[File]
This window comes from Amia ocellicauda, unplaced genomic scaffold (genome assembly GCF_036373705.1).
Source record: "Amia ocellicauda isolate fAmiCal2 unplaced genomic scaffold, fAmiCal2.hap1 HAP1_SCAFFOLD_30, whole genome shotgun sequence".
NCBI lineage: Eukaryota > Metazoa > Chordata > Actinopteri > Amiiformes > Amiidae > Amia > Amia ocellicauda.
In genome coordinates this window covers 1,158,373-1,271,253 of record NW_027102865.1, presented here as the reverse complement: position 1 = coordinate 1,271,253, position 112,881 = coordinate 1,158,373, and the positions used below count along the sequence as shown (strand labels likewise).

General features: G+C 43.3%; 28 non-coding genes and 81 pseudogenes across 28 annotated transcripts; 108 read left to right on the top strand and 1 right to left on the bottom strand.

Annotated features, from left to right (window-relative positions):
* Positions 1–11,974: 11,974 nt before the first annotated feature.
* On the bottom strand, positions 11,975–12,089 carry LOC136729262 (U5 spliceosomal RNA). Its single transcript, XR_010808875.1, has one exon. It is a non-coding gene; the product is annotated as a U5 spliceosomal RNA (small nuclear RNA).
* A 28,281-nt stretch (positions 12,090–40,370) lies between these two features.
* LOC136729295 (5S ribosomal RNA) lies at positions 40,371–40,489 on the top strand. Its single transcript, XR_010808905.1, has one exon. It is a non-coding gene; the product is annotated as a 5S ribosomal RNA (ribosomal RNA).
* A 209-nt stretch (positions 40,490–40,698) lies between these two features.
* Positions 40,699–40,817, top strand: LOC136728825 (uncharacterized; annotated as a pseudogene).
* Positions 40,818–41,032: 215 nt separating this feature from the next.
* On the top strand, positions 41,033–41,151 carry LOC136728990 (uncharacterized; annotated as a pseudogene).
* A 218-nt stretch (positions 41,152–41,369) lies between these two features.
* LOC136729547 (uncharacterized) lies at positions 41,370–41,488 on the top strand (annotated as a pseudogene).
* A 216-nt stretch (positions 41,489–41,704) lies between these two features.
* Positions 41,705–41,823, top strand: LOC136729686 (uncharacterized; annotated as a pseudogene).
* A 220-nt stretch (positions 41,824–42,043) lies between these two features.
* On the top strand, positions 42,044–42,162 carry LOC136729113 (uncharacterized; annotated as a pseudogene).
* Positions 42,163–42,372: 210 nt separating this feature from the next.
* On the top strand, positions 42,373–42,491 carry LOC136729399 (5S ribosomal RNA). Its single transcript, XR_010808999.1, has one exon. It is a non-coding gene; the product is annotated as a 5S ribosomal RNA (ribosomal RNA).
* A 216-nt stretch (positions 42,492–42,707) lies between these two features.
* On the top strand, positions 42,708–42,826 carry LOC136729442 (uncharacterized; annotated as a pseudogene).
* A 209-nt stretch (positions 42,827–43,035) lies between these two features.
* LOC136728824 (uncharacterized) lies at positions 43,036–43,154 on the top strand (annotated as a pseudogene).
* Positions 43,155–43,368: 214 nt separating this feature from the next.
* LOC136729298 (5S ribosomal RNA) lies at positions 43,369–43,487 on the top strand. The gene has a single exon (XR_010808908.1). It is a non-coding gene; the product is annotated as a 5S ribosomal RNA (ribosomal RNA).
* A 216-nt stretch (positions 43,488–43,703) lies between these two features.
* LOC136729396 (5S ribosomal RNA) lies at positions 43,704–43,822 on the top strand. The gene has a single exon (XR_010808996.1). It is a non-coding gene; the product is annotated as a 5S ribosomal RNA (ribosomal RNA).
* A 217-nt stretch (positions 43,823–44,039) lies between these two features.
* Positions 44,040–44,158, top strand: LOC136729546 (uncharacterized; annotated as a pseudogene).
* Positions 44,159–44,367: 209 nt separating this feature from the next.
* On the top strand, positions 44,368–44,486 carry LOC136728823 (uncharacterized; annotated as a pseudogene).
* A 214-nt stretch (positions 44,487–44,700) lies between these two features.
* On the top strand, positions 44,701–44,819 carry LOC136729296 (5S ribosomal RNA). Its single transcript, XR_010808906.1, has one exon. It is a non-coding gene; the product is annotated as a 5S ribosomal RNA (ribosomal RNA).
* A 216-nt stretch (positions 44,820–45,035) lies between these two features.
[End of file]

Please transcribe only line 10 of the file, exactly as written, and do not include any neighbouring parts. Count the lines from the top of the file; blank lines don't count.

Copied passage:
* LOC136729295 (5S ribosomal RNA) lies at positions 40,371–40,489 on the top strand. Its single transcript, XR_010808905.1, has one exon. It is a non-coding gene; the product is annotated as a 5S ribosomal RNA (ribosomal RNA).